That film failed to inspire my daughter, but it did inspire me—to dig into jazz history and write Born to Swing: Lil Hardin Armstrong’s Life in Jazz (illustrated by Michele Wood, Calkins Creek, 2018).
Lil was an amazing pioneer. At a time when jazz bands only hired women as “canaries” (singers), she pounded the piano for the hottest jazz band in Chicago. She was a composer, too, who wrote and arranged hit songs like “Brown Gal” and “Just for a Thrill.” And it was Lil’s sophistication, influence, and drive that turned her husband, Louis Armstrong, from an unknown trumpet player into a legend of jazz.
The musicians who played with Lil (and for her—she was a bandleader, too!) spoke of her with admiration and respect. But when the history of jazz was written, Lil became a footnote to her famous husband. No one seemed to care about her own remarkable career.
Our kids need Lil Hardin Armstrong. Girls learning to play an instrument need to know that they belong, that they’ve always belonged, that before there was a Miles or a Charlie or a Dizzy, there was Lil. And boys need to know, too, so they don’t grow into men who make a movie that erases girls.
Speaking of making movies, our children also need to know the story of Alice Guy Blaché, star of Lights! Camera! Alice! The Thrilling True Adventures of the First Woman Filmmaker (illustrated by Simona Ciraolo, Chronicle, 2018).
Alice was not only the first woman filmmaker, but one of the very first filmmakers, period. Decades before the first Hollywood talkies and Technicolor, she made movies that had sound and color, as well as special effects.
To make her movies more exciting, Alice would blow up a pirate ship or crawl into a cage with a tiger. She convinced her actresses to jump from bridges onto moving trains. She tied up an actor, smeared the ropes with food, and sent in live rats to gnaw him free.
Alice Guy Blaché was a celebrity. But once again, when the first film histories were written, Alice’s name disappeared. Credit for her films went to her male assistants, or even to men she’d never met, men who had never directed a film. Our kids need Alice Guy Blaché because, for every woman directing a major feature film in Hollywood, there are TWENTY-TWO men.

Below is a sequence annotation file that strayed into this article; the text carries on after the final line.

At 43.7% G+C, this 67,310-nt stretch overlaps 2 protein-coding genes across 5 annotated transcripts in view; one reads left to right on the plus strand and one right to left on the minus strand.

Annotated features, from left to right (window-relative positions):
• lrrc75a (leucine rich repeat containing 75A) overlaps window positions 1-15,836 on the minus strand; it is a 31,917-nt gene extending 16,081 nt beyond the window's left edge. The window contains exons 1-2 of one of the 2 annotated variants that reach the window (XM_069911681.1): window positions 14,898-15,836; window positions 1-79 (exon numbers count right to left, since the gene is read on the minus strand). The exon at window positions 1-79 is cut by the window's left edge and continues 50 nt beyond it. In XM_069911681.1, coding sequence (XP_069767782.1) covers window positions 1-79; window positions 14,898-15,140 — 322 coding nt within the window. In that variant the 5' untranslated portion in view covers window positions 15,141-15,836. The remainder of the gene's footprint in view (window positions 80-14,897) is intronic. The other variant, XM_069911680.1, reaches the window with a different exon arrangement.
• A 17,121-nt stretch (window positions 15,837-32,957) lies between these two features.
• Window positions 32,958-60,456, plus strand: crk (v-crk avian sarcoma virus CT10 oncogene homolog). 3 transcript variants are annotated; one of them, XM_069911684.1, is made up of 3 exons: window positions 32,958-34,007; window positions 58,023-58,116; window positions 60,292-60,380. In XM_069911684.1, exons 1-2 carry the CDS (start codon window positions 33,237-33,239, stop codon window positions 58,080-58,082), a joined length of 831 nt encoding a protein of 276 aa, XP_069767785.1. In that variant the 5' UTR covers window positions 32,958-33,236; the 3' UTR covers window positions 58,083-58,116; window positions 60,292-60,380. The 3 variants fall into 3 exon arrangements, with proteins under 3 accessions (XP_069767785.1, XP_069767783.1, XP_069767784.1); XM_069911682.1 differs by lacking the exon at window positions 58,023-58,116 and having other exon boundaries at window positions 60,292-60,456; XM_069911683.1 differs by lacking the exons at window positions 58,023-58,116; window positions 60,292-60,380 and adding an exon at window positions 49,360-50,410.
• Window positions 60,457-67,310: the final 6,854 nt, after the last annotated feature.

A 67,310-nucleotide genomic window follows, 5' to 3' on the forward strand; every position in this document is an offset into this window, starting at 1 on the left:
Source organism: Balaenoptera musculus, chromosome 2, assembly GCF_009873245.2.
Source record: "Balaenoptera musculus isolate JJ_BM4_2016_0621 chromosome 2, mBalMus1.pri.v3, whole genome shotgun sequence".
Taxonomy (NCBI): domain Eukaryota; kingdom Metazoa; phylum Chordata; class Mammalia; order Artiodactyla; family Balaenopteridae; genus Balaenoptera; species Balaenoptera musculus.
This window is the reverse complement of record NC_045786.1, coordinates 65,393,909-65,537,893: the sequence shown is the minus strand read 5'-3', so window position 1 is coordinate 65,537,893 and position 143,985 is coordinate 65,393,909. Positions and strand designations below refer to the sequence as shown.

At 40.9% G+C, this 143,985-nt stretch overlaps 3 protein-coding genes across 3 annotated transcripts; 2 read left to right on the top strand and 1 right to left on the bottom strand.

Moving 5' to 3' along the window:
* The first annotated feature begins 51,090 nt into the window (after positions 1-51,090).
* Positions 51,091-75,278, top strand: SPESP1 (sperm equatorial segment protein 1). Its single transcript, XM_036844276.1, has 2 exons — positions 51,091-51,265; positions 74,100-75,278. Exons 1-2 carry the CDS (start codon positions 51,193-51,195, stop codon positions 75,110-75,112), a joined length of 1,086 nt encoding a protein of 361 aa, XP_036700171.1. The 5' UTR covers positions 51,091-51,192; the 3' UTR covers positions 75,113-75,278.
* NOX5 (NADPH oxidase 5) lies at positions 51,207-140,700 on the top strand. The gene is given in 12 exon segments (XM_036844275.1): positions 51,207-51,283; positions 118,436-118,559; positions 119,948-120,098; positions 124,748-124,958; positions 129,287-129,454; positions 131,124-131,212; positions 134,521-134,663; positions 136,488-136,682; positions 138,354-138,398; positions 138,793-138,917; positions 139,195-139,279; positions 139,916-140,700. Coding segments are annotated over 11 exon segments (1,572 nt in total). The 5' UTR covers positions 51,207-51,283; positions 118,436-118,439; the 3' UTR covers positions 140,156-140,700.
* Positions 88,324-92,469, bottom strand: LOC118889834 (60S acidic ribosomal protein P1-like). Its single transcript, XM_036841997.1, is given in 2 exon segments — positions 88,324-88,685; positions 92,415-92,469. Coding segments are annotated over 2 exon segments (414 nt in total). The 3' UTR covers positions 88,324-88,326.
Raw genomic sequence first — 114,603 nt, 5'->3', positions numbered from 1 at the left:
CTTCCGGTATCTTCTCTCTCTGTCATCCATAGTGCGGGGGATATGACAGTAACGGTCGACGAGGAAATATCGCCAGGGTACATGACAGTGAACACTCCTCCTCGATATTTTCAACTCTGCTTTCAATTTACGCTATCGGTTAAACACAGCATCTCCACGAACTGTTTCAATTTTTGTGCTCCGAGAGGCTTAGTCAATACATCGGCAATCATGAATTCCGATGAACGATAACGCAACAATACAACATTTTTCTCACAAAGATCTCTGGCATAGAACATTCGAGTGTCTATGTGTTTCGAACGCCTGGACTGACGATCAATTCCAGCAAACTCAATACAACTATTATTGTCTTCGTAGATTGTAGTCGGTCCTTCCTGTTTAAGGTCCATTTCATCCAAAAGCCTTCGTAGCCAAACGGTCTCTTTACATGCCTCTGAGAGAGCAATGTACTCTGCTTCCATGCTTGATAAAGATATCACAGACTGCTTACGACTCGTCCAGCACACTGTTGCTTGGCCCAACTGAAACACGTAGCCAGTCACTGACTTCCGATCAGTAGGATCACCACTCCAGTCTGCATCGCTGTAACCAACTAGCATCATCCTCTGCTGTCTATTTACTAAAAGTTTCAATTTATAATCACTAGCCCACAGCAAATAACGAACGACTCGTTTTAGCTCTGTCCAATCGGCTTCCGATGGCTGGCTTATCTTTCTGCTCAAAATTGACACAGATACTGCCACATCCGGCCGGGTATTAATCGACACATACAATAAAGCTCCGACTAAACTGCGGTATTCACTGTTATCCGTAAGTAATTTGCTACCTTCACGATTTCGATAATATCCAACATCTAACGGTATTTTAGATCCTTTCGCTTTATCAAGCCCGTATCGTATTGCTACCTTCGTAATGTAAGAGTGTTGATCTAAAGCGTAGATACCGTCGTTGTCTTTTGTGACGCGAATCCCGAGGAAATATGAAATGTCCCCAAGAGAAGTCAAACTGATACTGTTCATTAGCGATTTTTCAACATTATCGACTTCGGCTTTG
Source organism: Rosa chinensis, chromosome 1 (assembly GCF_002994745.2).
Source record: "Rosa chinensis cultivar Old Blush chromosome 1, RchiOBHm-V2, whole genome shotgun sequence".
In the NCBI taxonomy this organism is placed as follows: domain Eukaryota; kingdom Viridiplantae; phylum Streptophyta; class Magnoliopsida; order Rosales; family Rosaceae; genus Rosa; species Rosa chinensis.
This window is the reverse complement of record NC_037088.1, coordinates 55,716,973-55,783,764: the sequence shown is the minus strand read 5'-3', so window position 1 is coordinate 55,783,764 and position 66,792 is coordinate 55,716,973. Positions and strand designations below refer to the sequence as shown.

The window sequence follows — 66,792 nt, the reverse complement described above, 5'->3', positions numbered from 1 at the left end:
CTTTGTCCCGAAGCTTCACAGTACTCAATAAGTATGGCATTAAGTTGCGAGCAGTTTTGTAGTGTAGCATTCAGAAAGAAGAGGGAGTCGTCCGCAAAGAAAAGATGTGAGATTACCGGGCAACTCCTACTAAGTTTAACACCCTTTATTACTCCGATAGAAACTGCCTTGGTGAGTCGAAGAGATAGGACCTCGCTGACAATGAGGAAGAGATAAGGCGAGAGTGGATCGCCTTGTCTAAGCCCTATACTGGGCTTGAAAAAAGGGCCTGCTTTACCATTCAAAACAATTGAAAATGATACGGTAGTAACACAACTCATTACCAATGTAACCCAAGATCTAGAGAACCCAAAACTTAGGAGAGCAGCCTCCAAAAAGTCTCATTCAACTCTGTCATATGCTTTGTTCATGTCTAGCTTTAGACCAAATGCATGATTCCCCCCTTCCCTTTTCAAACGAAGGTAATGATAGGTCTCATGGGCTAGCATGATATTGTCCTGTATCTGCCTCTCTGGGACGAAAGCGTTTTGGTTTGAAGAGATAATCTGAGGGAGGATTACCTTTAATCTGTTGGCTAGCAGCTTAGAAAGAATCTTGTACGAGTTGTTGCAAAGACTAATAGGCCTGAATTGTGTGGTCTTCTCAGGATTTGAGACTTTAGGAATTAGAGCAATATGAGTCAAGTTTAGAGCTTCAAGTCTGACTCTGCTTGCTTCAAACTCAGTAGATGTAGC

Along the same lines, why do we remember Harry Houdini, but not Adelaide Herrmann, who was the Queen of Magic long before Houdini was the Handcuff King? I felt compelled to write Anything but Ordinary Addie: The True Story of Adelaide Herrmann, Queen of Magic (illustrated by Iacopo Bruno, Candlewick, 2016) because Addie was a superstar who needed recognition.
Like Lil and Alice, she was strong, hardworking, capable, adventurous, fun-loving, and full of personality. (Unlike them, she could make candies rain down from the sky and catch a fired bullet on a china plate.) Addie made it to the top, even though she had to do it, as they say, “backward and in high heels.” Our kids need Addie Herrmann because women stage magicians are still a tiny minority, even though learning to do magic tricks is something girls love just as much as boys.
We can tell our kids, “Girls can do anything!” but we also need to show them how much women have already done. Children who love movies, music, and magic need heroines like Alice, Lil, and Addie, because when women are written out of history, we’re written out of the present and future too. That’s why I’m passionate about writing them back in.
Mara Rockliff is the author of many lively historical picture books (even some about men!), including Cook Prize winner Mesmerized: How Ben Franklin Solved a Mystery that Baffled All of France (illustrated by Iacopo Bruno, Candlewick, 2015). Here she is baking gingerbread for her book Gingerbread for Liberty! How a German Baker Helped Win the American Revolution (illustrated by Vincent X. Kirsch, Houghton Mifflin, 2015). She lives in Lancaster, Pennsylvania, and online at mararockliff.com.